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Report on Rabaul (Papua New Guinea) — July 1997

Bulletin of the Global Volcanism Network, vol. 22, no. 7 (July 1997)
Managing Editor: Richard Wunderman.

Rabaul (Papua New Guinea) Increased Strombolian eruptions on 11-12 July

Please cite this report as:

Global Volcanism Program, 1997. Report on Rabaul (Papua New Guinea). In: Wunderman, R. (ed.), Bulletin of the Global Volcanism Network, 22:7. Smithsonian Institution. https://doi.org/10.5479/si.GVP.BGVN199707-252140.

Volcano Profile |  Complete Bulletin


Rabaul

Papua New Guinea

4.271°S, 152.203°E; summit elev. 688 m

All times are local (unless otherwise noted)


A short eruption of ash and blocks occurred at Tavurvur during July. The build up prior to this eruption was similar to the two previous Strombolian phases (1 June and 12 April); those build ups were characterized by relatively low-pressure, low-ash emissions and occasional moderate-to-large explosions.

The eruption began on at 2318 on 11 July and peaked at about 0700 on 12 July with a corresponding RSAM value of 450 units. Activity then dropped and fluctuated between 90 and 240 RSAM units; later, at about 2230 on 12 July, a peak of 420 RSAM units occurred. After 0200 on 13 July activity declined to a background level of 30 RSAM units.

The more vigorous periods of eruption included explosions with gray ash clouds rising 2-3 km above the summit and ejected blocks thrown ~1 km from the vent. The ash plumes blew N and NE, and fine ash fell downwind. Later, during 14-31 July, Tavurvur issued continuous gentle emissions of thin white and blue vapor. No lava flow was emplaced during the 12 July eruption. As a result, the volume of material erupted was very small, ~0.3 x 106 m3.

Seventy-five low-frequency earthquakes (mostly explosion events) were recorded during the month. Most of these occurred during the eruption on 11-12 July with daily counts of 29 and 43, respectively.

The electronic tiltmeter at Matupit (2 km W of Tavurvur) accumulated 12 µrad of WNW-down tilt from the beginning of July until the eruption on the 12th (i.e. radial to an inflation of the shallow caldera magma reservoir). After the eruption, the tilting pattern changed to WSW (i.e. radial to a possible inflation between Rapindik and the north of Tavurvur). The eruption itself caused virtually no significant tilting. No clear trends were shown by any of the other tiltmeters further away from Tavurvur. These small ground deformations appear in accord with the eruption's short duration, low energy, and small volume.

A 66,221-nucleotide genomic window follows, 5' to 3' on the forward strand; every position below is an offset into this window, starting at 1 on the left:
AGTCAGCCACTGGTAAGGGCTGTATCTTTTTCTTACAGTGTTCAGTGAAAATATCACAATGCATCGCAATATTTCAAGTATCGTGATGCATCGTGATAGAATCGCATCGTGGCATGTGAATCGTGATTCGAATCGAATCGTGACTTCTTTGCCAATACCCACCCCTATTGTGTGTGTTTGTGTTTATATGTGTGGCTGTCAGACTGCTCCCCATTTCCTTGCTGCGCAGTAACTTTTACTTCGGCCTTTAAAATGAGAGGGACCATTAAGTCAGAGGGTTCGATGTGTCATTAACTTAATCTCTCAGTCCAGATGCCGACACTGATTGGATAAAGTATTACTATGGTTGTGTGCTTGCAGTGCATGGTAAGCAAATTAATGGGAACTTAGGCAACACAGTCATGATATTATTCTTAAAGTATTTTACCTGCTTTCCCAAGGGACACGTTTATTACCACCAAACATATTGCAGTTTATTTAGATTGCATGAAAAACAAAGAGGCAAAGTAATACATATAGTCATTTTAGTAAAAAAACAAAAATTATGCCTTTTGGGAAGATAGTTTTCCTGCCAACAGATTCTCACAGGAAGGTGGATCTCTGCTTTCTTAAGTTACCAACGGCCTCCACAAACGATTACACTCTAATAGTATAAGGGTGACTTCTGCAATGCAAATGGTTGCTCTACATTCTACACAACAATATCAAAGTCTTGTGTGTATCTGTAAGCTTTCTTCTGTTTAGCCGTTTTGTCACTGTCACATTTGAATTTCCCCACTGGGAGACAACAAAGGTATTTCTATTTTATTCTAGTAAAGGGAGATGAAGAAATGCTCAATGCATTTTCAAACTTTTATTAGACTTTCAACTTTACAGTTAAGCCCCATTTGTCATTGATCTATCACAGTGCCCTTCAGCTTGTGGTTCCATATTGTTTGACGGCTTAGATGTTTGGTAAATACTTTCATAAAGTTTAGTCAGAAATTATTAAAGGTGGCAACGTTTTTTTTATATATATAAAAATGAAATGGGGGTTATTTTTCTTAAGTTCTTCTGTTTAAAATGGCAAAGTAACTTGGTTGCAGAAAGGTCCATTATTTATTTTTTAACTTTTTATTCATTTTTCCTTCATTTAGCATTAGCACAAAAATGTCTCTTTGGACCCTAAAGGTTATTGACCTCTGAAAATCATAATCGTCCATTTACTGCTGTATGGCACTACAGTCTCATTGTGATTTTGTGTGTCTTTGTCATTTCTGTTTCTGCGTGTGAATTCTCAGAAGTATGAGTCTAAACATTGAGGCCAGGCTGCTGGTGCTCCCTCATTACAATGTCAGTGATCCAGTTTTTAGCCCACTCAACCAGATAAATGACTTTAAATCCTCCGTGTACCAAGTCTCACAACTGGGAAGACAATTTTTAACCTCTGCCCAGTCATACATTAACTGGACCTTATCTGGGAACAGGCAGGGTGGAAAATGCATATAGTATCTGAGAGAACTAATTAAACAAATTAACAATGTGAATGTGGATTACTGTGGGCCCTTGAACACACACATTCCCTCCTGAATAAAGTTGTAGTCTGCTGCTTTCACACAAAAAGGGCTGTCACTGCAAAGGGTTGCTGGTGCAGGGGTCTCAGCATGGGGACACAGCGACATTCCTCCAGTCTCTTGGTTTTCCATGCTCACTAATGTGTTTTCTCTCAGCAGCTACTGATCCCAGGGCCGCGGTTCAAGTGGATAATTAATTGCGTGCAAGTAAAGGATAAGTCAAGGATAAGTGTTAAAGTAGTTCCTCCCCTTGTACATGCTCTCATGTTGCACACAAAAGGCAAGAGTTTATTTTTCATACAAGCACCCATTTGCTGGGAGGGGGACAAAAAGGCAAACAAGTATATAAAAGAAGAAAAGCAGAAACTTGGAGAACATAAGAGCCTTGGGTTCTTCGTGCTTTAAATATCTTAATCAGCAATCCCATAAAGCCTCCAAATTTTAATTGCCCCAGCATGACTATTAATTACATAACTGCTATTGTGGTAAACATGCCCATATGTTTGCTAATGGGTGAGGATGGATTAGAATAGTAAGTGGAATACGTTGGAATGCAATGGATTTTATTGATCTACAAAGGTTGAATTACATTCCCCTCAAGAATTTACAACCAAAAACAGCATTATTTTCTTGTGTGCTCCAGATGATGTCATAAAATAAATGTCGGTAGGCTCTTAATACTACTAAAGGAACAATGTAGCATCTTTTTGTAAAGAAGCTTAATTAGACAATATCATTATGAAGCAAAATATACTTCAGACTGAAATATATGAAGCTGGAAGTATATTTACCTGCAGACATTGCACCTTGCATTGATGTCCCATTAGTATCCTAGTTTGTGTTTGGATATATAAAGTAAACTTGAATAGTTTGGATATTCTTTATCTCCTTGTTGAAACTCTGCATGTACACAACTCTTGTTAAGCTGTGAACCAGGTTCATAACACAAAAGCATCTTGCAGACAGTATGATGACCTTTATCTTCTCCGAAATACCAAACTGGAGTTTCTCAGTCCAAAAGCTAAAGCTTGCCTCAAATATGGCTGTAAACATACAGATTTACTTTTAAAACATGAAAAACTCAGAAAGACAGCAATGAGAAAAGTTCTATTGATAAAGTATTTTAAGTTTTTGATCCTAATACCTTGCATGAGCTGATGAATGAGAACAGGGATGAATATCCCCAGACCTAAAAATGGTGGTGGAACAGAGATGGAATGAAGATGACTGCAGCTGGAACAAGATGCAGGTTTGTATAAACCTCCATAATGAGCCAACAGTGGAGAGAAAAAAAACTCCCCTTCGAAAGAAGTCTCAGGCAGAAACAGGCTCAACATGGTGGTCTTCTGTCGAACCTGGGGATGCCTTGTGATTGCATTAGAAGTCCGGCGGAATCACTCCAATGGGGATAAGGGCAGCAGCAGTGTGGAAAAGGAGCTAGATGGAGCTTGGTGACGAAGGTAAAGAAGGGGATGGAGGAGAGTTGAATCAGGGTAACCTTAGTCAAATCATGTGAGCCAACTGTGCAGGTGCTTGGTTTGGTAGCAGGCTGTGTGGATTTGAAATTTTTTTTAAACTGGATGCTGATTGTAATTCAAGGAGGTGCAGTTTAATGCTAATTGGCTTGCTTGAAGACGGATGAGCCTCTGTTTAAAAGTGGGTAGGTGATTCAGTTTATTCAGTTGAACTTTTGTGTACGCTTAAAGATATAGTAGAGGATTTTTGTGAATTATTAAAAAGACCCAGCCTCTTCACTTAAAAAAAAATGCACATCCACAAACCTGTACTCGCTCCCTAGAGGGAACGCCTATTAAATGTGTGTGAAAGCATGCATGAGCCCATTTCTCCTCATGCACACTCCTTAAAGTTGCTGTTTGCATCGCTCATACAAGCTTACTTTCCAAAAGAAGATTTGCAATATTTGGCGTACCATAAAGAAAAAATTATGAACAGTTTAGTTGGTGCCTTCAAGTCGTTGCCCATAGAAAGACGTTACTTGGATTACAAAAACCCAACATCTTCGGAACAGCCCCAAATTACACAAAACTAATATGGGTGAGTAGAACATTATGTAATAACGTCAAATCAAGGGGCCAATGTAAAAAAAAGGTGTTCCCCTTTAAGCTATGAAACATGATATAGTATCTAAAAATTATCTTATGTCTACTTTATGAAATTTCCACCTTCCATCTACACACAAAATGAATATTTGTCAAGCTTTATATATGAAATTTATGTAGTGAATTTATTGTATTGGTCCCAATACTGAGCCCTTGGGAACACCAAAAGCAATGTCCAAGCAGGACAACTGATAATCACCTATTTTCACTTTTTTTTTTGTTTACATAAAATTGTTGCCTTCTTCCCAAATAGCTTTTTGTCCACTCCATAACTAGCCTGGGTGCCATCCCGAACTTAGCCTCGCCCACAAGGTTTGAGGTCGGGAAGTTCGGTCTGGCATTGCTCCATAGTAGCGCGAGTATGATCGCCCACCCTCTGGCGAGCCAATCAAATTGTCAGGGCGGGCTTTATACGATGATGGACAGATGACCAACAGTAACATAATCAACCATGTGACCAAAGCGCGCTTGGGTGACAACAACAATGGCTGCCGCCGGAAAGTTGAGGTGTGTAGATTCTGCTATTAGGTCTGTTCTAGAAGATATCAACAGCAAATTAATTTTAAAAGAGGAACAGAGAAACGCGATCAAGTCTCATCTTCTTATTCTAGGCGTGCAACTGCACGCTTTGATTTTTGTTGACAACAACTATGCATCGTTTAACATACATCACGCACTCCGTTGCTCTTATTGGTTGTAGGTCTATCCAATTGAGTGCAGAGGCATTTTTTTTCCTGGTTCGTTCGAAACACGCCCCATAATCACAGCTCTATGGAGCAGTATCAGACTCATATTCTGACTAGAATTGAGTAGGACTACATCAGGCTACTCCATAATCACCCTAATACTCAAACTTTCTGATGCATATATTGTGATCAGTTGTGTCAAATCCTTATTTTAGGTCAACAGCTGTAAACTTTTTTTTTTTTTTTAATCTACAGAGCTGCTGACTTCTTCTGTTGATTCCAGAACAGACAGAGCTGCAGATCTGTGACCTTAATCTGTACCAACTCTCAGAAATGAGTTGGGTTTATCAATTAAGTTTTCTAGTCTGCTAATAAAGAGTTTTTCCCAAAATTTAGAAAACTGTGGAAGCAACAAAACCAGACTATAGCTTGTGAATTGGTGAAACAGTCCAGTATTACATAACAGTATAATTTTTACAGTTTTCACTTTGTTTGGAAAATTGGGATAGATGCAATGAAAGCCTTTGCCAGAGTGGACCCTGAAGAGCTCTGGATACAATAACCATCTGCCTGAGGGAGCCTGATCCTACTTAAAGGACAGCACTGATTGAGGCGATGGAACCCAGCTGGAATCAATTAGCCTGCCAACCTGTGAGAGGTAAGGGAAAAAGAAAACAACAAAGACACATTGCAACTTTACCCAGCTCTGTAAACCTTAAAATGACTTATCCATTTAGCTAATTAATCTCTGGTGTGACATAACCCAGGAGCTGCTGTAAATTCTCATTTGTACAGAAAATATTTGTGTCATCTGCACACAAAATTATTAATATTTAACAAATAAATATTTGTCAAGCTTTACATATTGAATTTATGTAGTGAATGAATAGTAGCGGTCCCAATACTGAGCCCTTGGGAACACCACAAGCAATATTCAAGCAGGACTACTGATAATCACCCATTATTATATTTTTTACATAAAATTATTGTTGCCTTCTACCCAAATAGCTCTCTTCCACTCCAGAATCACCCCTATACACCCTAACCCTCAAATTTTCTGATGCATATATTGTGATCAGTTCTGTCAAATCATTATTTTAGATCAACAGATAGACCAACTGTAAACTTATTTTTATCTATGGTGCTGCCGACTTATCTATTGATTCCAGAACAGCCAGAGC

After technical problems, COSPEC measurements resumed and during the first four days of measurements, 2- 5 July, the SO2 output was 660-1,380 metric tons/day (t/d). The SO2 flux then decreased during 5-10 July (~200 t/d), increasing again on 11 July (420 t/d). It remained high until the eruption on 12 July (~1,000 t/d) and continued so during the next three days. After that it decreased to ~600 t/d where it remained until the end of the month.

In overview, the observations and measured parameters all indicated that the 11-12 July eruption was small compared to the six Strombolian phases since December 1995.

Further Reference. Lauer, S.E., 1995, Pumice and ash: a personal account of the 1994 Rabaul volcanic eruptions, Quality Plus Printers Pty. Ltd., Ballina, Australia, 80 p. (ISBN 0 646 26511 3).

Geologic Background. The low-lying Rabaul caldera on the tip of the Gazelle Peninsula at the NE end of New Britain forms a broad sheltered harbor utilized by what was the island's largest city prior to a major eruption in 1994. The outer flanks of the 688-m-high asymmetrical pyroclastic shield volcano are formed by thick pyroclastic-flow deposits. The 8 x 14 km caldera is widely breached on the east, where its floor is flooded by Blanche Bay and was formed about 1400 years ago. An earlier caldera-forming eruption about 7100 years ago is now considered to have originated from Tavui caldera, offshore to the north. Three small stratovolcanoes lie outside the northern and NE caldera rims. Post-caldera eruptions built basaltic-to-dacitic pyroclastic cones on the caldera floor near the NE and western caldera walls. Several of these, including Vulcan cone, which was formed during a large eruption in 1878, have produced major explosive activity during historical time. A powerful explosive eruption in 1994 occurred simultaneously from Vulcan and Tavurvur volcanoes and forced the temporary abandonment of Rabaul city.

Information Contacts: B. Talai and H. Patia, Rabaul Volcano Observatory (RVO), P.O. Box 385, Rabaul, Papua New Guinea; Bureau of Meteorology, Northern Territory Regional Office, P.O. Box 735, Darwin, NT 0801 Australia.